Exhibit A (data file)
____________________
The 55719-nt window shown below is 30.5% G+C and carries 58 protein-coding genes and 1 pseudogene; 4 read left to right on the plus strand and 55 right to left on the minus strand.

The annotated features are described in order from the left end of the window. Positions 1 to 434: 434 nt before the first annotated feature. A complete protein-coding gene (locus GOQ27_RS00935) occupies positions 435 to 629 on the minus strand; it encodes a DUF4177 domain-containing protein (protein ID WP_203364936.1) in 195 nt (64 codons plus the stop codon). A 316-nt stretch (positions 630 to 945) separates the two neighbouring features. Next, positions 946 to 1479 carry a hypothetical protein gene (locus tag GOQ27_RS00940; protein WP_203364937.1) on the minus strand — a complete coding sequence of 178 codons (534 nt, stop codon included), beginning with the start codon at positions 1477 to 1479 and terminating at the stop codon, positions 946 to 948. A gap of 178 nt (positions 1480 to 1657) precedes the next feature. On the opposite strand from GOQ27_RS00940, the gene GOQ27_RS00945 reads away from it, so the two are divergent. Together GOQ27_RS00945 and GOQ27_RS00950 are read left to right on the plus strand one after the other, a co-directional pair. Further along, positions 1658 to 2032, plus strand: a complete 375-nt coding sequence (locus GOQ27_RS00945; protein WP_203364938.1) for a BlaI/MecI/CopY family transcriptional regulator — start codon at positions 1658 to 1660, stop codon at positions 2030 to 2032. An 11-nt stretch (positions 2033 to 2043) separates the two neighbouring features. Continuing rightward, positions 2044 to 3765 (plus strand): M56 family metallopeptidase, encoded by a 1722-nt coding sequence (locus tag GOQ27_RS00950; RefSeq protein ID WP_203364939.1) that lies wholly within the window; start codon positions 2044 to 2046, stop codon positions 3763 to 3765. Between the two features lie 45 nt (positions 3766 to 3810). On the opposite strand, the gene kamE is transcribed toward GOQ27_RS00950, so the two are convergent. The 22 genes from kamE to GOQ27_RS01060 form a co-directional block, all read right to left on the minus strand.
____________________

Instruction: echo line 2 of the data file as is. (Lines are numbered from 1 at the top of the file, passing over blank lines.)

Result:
The annotated features are described in order from the left end of the window. Positions 1 to 434: 434 nt before the first annotated feature. A complete protein-coding gene (locus GOQ27_RS00935) occupies positions 435 to 629 on the minus strand; it encodes a DUF4177 domain-containing protein (protein ID WP_203364936.1) in 195 nt (64 codons plus the stop codon). A 316-nt stretch (positions 630 to 945) separates the two neighbouring features. Next, positions 946 to 1479 carry a hypothetical protein gene (locus tag GOQ27_RS00940; protein WP_203364937.1) on the minus strand — a complete coding sequence of 178 codons (534 nt, stop codon included), beginning with the start codon at positions 1477 to 1479 and terminating at the stop codon, positions 946 to 948. A gap of 178 nt (positions 1480 to 1657) precedes the next feature. On the opposite strand from GOQ27_RS00940, the gene GOQ27_RS00945 reads away from it, so the two are divergent. Together GOQ27_RS00945 and GOQ27_RS00950 are read left to right on the plus strand one after the other, a co-directional pair. Further along, positions 1658 to 2032, plus strand: a complete 375-nt coding sequence (locus GOQ27_RS00945; protein WP_203364938.1) for a BlaI/MecI/CopY family transcriptional regulator — start codon at positions 1658 to 1660, stop codon at positions 2030 to 2032. An 11-nt stretch (positions 2033 to 2043) separates the two neighbouring features. Continuing rightward, positions 2044 to 3765 (plus strand): M56 family metallopeptidase, encoded by a 1722-nt coding sequence (locus tag GOQ27_RS00950; RefSeq protein ID WP_203364939.1) that lies wholly within the window; start codon positions 2044 to 2046, stop codon positions 3763 to 3765. Between the two features lie 45 nt (positions 3766 to 3810). On the opposite strand, the gene kamE is transcribed toward GOQ27_RS00950, so the two are convergent. The 22 genes from kamE to GOQ27_RS01060 form a co-directional block, all read right to left on the minus strand.